1. ## Toughie Integral.

$\displaystyle I(x):=\frac{1}{6}\int_{2x^3}^{3x^2} \frac{sin(t)}{t}dt$ for $\displaystyle 0<x<\frac{3}{2}.$
I know that $\displaystyle Si(x)=\int_0^{x}\frac{sin(t)}{t}dt$. I can't see how this helps!!

Integration by parts isn't useful either as it makes an infinitely long sequence.

Macluarin expansions also don't help. They make something very messy.

gah!!

2. No elementary primitive.

3. What do you mean by that?

Is there a special trick to integrate it?

It seems like there is something to it because it has it's own definition for it's integral: Si(x).

4. No trick, you can't find a primitive.

Perhaps this is a question involving the FTC.

5. What does FTC stand for?

I tried googling it but it didn't work =S

Is a primitive the same as an antiderivative?

And, FTC means Fundamental Theorem of Calculus; but dunno what you want to do with your problem.

7. umm, I want to find an expression for the integral.

I have the answer, but I can't work out how to get there.

I get stuck on having $\displaystyle sin(3x^2)$ and $\displaystyle sin(2x^3)$. Is there a way to change these into just $\displaystyle sin(x)$? (my question gives the answer in terms of just $\displaystyle sin(x)$).

Double angle formulae don't work for this part either...

8. Please, give me the answer, I'm pretty sure what is this.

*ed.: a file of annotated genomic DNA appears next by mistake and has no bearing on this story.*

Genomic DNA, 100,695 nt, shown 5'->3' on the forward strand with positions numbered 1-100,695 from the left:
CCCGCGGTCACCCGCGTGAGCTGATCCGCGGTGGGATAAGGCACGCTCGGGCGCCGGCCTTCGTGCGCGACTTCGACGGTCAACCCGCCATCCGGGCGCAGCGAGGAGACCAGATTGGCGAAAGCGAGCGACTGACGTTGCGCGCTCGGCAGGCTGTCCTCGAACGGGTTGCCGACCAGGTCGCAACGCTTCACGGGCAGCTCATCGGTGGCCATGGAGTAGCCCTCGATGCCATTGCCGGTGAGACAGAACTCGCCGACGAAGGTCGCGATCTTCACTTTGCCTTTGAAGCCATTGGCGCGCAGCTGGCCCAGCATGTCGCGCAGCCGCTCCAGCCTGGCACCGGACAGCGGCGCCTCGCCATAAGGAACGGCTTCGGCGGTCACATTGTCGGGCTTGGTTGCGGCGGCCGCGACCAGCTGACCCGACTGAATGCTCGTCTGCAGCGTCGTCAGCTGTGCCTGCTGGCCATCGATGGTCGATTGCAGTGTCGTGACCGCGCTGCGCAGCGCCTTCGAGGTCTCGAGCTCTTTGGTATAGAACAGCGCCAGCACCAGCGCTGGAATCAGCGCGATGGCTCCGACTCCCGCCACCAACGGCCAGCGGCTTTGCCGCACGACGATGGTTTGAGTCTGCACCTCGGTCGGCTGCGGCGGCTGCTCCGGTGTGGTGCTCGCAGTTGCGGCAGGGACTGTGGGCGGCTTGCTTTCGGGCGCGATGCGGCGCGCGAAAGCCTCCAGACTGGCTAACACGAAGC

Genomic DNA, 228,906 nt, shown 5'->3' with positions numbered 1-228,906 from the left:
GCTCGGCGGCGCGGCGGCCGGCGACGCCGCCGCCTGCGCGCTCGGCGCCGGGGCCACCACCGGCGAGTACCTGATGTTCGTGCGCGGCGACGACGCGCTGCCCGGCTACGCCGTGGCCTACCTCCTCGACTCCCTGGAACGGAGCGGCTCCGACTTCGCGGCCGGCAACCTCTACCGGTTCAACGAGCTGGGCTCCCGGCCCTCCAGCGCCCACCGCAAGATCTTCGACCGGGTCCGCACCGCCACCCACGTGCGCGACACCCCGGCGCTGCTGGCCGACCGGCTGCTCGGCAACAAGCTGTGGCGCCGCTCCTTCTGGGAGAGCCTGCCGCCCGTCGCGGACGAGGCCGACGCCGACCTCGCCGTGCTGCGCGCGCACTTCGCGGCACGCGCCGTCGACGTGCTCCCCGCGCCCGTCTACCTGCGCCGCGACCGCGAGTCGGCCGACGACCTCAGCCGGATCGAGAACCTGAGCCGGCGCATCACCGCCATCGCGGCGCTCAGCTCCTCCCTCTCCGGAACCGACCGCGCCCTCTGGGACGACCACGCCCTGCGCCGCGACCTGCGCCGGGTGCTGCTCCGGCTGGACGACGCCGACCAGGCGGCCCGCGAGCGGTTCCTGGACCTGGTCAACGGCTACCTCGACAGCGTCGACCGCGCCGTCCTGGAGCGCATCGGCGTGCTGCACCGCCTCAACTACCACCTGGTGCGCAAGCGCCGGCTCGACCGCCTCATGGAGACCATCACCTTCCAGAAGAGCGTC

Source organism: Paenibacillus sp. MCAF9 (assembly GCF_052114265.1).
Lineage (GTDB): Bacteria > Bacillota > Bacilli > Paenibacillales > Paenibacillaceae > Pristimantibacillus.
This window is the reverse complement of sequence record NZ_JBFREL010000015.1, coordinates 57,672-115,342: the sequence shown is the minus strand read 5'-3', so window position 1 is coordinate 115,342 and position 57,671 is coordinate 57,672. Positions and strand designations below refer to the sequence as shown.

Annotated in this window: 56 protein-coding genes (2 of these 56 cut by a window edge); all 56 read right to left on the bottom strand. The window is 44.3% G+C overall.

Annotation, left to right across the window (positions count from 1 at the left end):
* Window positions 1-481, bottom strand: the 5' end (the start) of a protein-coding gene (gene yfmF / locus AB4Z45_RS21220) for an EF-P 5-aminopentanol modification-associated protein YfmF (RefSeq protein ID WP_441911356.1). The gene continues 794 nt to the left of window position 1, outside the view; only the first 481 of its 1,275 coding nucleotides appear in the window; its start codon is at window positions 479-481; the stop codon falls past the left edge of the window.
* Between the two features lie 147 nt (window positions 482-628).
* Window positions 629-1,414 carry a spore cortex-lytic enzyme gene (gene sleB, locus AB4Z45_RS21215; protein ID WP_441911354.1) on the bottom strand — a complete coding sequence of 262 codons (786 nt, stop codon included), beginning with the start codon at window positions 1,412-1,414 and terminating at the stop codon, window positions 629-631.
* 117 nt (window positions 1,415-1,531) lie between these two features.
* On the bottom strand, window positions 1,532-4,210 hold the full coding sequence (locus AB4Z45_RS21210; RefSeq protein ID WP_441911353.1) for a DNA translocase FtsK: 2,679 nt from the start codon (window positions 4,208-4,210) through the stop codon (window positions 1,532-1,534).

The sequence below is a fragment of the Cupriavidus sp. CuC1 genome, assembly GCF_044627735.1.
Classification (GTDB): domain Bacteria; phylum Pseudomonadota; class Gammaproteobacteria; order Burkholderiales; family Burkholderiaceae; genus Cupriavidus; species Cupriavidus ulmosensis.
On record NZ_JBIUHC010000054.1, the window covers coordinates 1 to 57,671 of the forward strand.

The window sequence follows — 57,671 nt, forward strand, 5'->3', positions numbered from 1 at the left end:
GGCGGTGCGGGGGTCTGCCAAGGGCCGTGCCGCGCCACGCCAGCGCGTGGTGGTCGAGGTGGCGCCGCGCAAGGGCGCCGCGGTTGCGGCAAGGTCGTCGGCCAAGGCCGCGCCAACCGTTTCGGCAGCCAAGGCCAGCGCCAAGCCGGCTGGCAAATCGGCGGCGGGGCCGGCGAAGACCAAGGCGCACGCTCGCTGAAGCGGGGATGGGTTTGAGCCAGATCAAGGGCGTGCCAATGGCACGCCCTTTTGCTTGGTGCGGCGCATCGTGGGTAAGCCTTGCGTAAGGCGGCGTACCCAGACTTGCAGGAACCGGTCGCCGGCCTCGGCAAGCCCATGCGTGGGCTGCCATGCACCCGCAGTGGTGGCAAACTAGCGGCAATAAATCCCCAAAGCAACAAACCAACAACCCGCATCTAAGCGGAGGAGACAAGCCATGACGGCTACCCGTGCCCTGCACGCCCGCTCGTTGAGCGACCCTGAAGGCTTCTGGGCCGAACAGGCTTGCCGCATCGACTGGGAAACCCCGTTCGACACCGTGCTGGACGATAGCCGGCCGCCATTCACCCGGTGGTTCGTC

9. Okay then, here's the rest of the question:

Show that $\displaystyle \frac{dI}{dx}=(1-x)sin(x)$ and deduce that $\displaystyle I(x)=1-cos(x)+xcos(x)-sin(x)$
.

10. Originally Posted by Showcase_22
Okay then, here's the rest of the question:

.
So differentiate $\displaystyle I(x)=\frac 16 \int_{2x^3}^{3x^2} \frac{\sin(t)}{t} ~dt$

Let $\displaystyle F(t)$ be an antiderivative of $\displaystyle \frac{\sin(t)}{t}$

Then $\displaystyle I(x)=\frac 16 (F(3x^2)-F(2x^3))$

Now you know that $\displaystyle F'(t)=\frac{\sin(t)}{t}$ by definition of an antiderivative.

So $\displaystyle \frac{dI}{dx}=x F'(3x^2)-x^2 F'(2x^3)$ by the chain rule of differentiation.

$\displaystyle \frac{dI}{dx}=x \cdot \frac{\sin(3x^2)}{3x^2}-x^2 \cdot \frac{\sin(2x^3)}{2x^3}=\frac{1}{x} \cdot \sin(3x^2)-\frac 1x \cdot \sin(2x^3)$

I'm sorry I have to go to eat... I'll think about the rest later

11. Well there's no need.

I walked into todays lecture and he changed the question completely!

I like your method Moo, i'll remember that for another time (hopefully for a similar question in the future!).

If anyone can actually integrate this between the limits I would really like to see how it's done. It's really quite puzzling.